by Kathy Melvin | Presbyterian News Service
LOUISVILLE – Longtime Presbyterian mission co-worker Leisa Wagstaff is currently “sheltering in place” as fighting escalates in Juba, South Sudan. Efforts are underway to evacuate her to a safe location. Other South Sudan mission co-workers are currently traveling in the U.S., visiting churches.
Rather than celebrating South Sudan’s fifth anniversary of independence, residents were surrounded by intense fighting in the capital city of Juba. South Sudan is the world’s youngest country.
BBC and several other international news organizations are reporting that fighting between South Sudan’s government and forces loyal to Vice President Riek Machar has killed more than 200 in Juba. Wagstaff said, by phone, that gunfire and large explosions are happening all over the city, and heavy artillery is in use. The UN Security Council called on the warring factions to immediately stop fighting, fearing a repeat of the events of December 2013 that degenerated into a wide-ranging conflict where tens of thousands died.
Presbyterian World Mission and the Presbyterian Ministry at the United Nations are working with the moderator of the Presbyterian Church of South Sudan (PCOSS), Rt. Rev. Peter Gai Lual Morrow, on an appeal for an increased response from the United Nations.
Wagstaff said she feels supported and cared for by PCOSS colleagues, who are themselves caught in a crossfire between rival forces.
“Pakwan, a PCOSS church elder and longtime friend to PC(USA) mission personnel, called [to check on me], reporting his community was in the midst of fierce fighting, and he and those living under his care were stretched out on the floor, hoping and praying that they would not be in the line of stray bullets. This is the reality for many residents of Juba since Friday,” she wrote.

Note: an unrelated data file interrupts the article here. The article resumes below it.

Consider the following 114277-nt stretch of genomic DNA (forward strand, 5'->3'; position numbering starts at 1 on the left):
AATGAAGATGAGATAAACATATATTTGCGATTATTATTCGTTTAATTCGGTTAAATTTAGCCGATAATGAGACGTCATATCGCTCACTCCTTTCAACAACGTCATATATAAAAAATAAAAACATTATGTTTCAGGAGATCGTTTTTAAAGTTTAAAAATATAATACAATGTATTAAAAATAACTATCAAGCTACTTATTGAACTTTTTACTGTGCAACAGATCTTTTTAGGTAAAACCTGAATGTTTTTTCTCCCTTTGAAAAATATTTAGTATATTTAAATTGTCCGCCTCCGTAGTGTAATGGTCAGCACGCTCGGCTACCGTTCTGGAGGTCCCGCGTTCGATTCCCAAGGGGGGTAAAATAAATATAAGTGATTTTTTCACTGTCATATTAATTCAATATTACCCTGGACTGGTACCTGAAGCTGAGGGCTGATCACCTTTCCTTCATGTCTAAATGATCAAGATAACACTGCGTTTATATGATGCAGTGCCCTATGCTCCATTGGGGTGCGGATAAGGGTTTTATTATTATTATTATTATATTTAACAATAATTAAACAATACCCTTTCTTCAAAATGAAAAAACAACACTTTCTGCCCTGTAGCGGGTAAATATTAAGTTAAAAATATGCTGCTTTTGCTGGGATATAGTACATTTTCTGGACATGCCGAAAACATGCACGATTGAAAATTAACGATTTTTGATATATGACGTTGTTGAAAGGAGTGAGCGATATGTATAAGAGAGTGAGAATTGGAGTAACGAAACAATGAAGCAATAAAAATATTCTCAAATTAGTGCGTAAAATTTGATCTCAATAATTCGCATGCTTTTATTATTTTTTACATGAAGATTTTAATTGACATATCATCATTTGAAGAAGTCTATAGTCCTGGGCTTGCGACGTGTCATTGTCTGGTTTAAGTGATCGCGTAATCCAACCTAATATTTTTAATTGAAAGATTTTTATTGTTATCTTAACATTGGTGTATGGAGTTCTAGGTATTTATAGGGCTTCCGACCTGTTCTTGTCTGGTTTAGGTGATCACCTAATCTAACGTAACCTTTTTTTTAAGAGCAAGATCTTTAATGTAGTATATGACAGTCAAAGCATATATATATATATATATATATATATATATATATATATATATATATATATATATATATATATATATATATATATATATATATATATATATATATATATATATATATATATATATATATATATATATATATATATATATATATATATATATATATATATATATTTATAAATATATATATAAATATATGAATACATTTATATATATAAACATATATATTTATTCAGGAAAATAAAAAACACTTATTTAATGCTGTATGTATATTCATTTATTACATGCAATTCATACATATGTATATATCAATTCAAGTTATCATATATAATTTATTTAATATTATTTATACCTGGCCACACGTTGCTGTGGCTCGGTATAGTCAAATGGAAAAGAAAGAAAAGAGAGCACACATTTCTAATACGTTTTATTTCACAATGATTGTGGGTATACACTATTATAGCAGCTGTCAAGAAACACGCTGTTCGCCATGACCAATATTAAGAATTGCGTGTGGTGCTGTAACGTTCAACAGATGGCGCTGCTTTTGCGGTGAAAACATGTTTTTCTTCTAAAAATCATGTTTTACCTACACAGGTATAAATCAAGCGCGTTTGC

Morrow, who also serves as chair of the South Sudan Council of Churches, is making an urgent request for prayers.
”We request all brothers and sisters in PC(USA) to pray very hard for this beleaguered South Sudan so God may fully intervene at this time for the implementation of what is called the Comprehensive Peace Agreement. Let’s uphold this hope: that peace will come to this country,” he wrote in an email Saturday.
Let us pray: Gracious God, we lift before you the people of South Sudan who seek to end the escalating violence. Five years ago, we rejoiced with our sisters and brothers as they voted for independence and became the world’s newest nation. Now, our hearts are heavy as a deep conflict threatens to destroy all for which they have strived. We mourn with those who lost loved ones in this unrest, with the children and adults who have become traumatized again and again, with those who are injured, imprisoned, and hiding, and with those driven from their homes. We pray for a just and lasting cease-fire, and for our brothers and sisters as they face the tasks of building a future together. God of reconciliation, we ask you to send your Spirit of unity and peace to guide the people and the leaders of South Sudan from violence and into the paths of peace and justice. We pray for our partners in the Presbyterian Church of South Sudan, the South Sudan Evangelical Presbyterian Church, RECONCILE, the South Sudan Council of Churches, ACROSS and mission co-worker Leisa Wagstaff; may they feel your presence with them. Strengthen them by the power of your Holy Spirit as they witness to the strong love of Christ, advocating for peace and justice in a situation that is only hopeful because we follow a resurrected Christ, in whose name we pray. Amen.
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